N. Joseph Woodland may not be a household name, but there are likely hundreds, if not thousands, of his famous invention in your household. It’s the barcode, that tiny rectangular grouping of lines that encodes all the products you buy, from a green apple to an Apple iPad. Here’s how the Boy Scouts, an unexpected college visit, a paranoid father, and a little time at the beach turned into one of the century’s most important inventions.
A graduate student at Drexel University in the 1940s, Woodland was already pursuing another invention, his system for delivering elevator music. But when a supermarket executive visited the university to inquire about a system for encoding product data, Woodland was fascinated. And it helped that Woodland’s father had recently forbade him from pursuing his elevator music system, convinced that elevator music was controlled by the Mafia. With that invention on the back-burner, Woodland became consumed with developing a product encoding system. He enlisted classmate Bernard Silver to help him.
As a Boy Scout, Woodland had learned the Morse Code, which inspired him to create a graphical version of the dot-and-dash system. Completely absorbed by the idea, Woodland quit school to devote all his energy to it. He went to live with his grandparents in Miami Beach, and the rest is history. His aha! moment went something like this:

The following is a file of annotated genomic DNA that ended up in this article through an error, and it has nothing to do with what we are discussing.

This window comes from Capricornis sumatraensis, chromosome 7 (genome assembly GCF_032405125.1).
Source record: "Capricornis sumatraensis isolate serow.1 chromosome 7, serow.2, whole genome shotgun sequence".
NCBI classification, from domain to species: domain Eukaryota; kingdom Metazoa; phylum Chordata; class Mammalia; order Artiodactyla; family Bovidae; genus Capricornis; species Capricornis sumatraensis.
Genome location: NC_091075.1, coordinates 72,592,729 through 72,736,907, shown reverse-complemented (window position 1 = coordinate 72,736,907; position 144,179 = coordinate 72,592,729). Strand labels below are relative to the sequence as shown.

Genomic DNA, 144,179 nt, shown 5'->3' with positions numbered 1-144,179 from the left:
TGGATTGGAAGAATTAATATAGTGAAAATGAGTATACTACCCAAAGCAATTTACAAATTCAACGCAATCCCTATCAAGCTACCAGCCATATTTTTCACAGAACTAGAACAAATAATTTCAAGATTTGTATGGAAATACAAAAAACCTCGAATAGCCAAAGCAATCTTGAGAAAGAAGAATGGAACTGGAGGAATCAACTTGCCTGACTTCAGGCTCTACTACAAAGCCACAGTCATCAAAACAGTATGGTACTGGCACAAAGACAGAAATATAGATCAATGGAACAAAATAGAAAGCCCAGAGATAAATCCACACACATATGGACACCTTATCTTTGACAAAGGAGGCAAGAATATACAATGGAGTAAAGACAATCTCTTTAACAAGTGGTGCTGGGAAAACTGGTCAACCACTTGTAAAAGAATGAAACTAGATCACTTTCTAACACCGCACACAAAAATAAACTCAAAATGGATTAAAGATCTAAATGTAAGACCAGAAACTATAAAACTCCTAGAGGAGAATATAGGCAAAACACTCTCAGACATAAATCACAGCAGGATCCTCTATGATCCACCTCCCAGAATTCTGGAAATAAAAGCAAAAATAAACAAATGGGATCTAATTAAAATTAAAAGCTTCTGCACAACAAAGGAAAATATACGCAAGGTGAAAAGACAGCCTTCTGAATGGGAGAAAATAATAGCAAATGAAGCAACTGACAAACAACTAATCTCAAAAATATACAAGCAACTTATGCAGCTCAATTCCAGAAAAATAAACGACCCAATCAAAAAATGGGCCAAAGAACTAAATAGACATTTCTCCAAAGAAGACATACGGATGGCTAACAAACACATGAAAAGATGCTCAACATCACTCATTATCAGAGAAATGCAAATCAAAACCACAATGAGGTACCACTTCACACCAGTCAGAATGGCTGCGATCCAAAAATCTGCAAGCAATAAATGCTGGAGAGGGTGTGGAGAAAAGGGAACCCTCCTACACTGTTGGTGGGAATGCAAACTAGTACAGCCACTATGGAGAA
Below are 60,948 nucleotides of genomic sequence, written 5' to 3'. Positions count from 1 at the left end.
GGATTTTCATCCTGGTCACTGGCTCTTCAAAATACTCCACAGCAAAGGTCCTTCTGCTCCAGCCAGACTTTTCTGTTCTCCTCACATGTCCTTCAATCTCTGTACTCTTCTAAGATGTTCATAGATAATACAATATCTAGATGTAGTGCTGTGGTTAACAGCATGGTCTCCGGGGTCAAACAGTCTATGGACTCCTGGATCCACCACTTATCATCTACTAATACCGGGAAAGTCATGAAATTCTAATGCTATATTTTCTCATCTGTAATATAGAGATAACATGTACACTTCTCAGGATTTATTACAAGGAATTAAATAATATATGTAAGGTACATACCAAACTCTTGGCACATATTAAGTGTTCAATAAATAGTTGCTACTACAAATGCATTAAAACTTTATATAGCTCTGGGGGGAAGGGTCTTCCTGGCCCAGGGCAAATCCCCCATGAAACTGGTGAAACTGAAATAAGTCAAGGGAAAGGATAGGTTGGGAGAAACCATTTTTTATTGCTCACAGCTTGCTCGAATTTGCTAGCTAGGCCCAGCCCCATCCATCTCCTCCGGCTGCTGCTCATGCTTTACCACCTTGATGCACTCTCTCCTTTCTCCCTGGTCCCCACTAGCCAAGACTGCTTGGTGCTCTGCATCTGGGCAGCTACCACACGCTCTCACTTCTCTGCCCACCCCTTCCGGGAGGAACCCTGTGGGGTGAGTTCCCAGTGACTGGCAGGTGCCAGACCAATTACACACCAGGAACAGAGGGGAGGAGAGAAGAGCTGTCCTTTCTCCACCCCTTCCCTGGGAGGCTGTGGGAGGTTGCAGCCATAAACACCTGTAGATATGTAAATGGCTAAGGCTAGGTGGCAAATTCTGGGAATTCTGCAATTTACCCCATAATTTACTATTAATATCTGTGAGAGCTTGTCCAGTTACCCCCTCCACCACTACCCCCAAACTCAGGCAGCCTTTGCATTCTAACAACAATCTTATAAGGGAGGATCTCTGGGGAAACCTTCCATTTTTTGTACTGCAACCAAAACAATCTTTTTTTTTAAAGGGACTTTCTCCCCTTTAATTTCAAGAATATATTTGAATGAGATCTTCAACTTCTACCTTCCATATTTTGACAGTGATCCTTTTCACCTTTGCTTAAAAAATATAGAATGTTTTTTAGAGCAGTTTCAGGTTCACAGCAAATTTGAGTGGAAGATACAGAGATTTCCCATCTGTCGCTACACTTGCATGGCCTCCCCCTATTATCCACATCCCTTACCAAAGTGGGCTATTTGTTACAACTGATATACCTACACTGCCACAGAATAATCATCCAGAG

“What I’m going to tell you sounds like a fairy tale,” Mr. Woodland said in 1999. “I poked my four fingers into the sand and for whatever reason — I didn’t know — I pulled my hand toward me and drew four lines. I said: ‘Golly! Now I have four lines, and they could be wide lines and narrow lines instead of dots and dashes.’ ”
From there, he developed and patented a circular version of the barcode. In the 1970s, the circular Woodland-Silver model became the basis for the rectangular barcode that is scanned billions of times each day in supermarkets, retail stores, libraries and beyond.
And the fact that it all started with a little motivation and a few lines in the sand proves that creativity can come in the moments, and places, where we least expect it.
For more on Woodland, read his New York Times obituary.